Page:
Joined: 09 Sep 2006
|Posted: Thu Sep 24, 2009 4:36 pm Post subject: CANADA: Arabs lose appeal to silence press
|Complaints against Alberta newspapers dismissed by human-rights commission
By Karen Kleiss, Edmonton JournalSeptember 23, 2009Be the first to post a comment
EDMONTON — Alberta's Human Rights and Citizenship Commission has dismissed nine complaints filed against the Edmonton Journal and the Calgary Herald in connection with a controversial editorial published seven years ago.
The complaints were lodged by Muslim and Palestinian organizations and their supporters, who argued the editorial was likely to incite hatred or contempt toward Palestinian Arabs and Muslims, contrary to Alberta's Human Rights, Citizenship and Multiculturalism Act.
In a seven-page decision dated Sept. 21, commission director Marie Riddle dismissed all the complaints.
"Although in my opinion statements made in the editorial . . . were offensive, based on the recent case law, I can find no basis to forward the complaint for a human-rights panel, and I hereby dismiss the complaint," Riddle wrote.
Journal lawyer Fred Kozak said the editorial expressed the opinion that delegates attending a meeting in Malaysia should condemn the use of suicide bombers as an inappropriate way of bringing about political change.
"Free expression must always include the right to criticize people, organizations and governments," Kozak said. "It should also include the right to publish a wide variety of views and opinions and perspectives, especially concerning political events in the international community.
"(This decision) recognizes that language is, and will always be, an imperfect way of communicating, and that the expression of opinion will always provoke other expressions of opinion — but that is highly valued in a democracy."
He said the editorial sparked a huge debate and the Journal's decision to publish two dozen highly critical letters to the editor is evidence that the system of democratic discourse is working.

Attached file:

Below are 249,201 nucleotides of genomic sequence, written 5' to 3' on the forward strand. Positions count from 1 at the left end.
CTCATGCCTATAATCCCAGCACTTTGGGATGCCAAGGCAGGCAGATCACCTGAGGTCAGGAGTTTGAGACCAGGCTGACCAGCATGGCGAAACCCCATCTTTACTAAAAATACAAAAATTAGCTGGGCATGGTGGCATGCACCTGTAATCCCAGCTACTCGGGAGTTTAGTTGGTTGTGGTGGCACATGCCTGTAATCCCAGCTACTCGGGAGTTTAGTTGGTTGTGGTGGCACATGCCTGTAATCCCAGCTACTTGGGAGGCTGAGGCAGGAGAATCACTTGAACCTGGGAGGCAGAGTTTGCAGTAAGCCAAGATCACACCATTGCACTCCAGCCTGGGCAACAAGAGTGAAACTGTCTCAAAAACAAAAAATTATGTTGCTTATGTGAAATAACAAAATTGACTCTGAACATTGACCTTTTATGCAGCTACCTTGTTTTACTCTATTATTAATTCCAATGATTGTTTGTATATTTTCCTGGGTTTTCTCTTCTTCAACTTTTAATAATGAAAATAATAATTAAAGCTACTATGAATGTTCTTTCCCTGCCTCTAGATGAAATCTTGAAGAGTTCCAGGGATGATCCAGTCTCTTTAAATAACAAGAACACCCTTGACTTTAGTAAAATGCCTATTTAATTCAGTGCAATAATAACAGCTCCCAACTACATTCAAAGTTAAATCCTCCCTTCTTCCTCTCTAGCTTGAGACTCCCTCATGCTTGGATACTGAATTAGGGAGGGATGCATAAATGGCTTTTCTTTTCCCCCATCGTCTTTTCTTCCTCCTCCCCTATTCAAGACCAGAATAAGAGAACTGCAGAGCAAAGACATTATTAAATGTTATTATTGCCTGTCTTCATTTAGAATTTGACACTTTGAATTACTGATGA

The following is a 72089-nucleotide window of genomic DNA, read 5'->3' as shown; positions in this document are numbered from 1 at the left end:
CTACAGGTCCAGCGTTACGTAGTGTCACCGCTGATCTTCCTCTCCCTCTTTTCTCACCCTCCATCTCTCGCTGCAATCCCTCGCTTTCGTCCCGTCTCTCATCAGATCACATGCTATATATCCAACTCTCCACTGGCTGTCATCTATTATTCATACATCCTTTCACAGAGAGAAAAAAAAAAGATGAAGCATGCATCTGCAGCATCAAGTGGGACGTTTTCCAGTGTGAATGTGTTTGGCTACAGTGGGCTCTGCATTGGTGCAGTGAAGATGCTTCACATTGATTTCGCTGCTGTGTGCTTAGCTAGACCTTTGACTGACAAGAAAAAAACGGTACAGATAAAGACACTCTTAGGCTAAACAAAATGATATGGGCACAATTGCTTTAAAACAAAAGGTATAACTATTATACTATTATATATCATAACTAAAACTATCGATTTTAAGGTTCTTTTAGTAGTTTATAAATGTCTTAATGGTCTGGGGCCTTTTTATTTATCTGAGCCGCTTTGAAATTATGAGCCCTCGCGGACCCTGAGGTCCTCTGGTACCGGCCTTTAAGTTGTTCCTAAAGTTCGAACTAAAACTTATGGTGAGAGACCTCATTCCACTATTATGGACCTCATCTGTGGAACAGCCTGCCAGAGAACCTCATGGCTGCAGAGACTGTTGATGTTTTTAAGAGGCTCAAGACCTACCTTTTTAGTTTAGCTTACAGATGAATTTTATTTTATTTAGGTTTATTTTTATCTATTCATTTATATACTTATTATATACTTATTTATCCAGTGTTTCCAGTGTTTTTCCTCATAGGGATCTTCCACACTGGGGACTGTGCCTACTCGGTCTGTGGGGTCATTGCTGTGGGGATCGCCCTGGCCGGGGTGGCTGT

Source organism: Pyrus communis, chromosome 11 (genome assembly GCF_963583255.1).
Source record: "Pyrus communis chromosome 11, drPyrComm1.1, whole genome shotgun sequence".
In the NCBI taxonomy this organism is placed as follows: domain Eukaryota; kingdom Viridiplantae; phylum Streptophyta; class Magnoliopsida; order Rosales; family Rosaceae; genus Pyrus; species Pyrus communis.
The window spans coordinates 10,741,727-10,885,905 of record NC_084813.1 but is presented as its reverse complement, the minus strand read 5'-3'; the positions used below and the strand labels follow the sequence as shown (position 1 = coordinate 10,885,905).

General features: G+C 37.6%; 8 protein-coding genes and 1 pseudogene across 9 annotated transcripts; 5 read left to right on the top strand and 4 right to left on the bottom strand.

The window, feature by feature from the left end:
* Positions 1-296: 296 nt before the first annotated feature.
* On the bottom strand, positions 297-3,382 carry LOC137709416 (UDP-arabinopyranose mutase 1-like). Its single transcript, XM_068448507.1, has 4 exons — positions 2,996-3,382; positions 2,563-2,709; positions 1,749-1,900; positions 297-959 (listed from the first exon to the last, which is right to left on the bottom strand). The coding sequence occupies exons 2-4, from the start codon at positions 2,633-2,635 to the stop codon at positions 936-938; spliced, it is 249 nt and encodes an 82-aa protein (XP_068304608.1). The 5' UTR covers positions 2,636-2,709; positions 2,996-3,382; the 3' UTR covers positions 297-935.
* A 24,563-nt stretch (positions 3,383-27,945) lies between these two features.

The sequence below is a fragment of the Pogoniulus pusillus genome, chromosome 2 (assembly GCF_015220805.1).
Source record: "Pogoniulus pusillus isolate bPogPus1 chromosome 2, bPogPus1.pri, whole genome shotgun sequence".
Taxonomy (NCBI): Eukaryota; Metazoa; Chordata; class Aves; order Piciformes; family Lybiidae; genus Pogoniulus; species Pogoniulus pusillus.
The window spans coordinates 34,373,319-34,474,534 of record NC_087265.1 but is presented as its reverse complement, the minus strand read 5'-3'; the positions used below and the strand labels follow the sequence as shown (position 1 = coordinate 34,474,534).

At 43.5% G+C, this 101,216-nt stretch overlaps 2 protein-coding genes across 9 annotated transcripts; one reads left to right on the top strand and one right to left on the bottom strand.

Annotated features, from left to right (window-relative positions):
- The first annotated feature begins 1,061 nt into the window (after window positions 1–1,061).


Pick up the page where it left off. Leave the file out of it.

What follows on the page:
"That is the whole reason we cherish free expression," he said.
On April 2, 2002, the Journal and the Herald published an editorial distributed by Canwest titled "Apocalyptic Creed."
The 670-word editorial used strong language in condemning the use of suicide bombers, and in suggesting the death of a 12-year-old Palestinian boy might have been used in a propaganda campaign urging children to martyrdom.
Journal readers flooded the newspaper with letters to the editor, and nine organizations lodged human-rights complaints.
A human-rights investigator was assigned to determine whether the complaint had merit. He found the editorial did make it more likely than not that Muslims and Palestinian Arabs would be exposed to hatred and contempt. His superior upheld the decision, and it was forwarded to the director for review in January 2005.
In July 2006, the Journal filed a notice of motion that argued neither the commission nor the province had the jurisdiction to decide the issue.
"Political speech can't be the subject of provincial human-rights legislation," he said. "This was political speech, and the Supreme Court of Canada settled that issue many years ago with the Alberta Press Bill case."
Earlier this week, the director issued a decision dismissing the complaint. The organizations have 30 days to appeal.
"From our perspective, it is a victory for freedom of expression," Journal editor-in-chief Allan Mayer said. "There's a huge difference between a provocative editorial and hate literature, and that distinction has been clearly made by this human-rights ruling."
Lorne Motley, editor-in-chief of the Calgary Herald, said this is clearly a victory for press freedom.
"At the core of the argument, the editorial validly expressed opinions regarding political leaders. The ability to put forth these values are central to what our industry is all about. These rulings should help encourage differing views to be debated in a free and meaningful manner in the pages of our newspapers."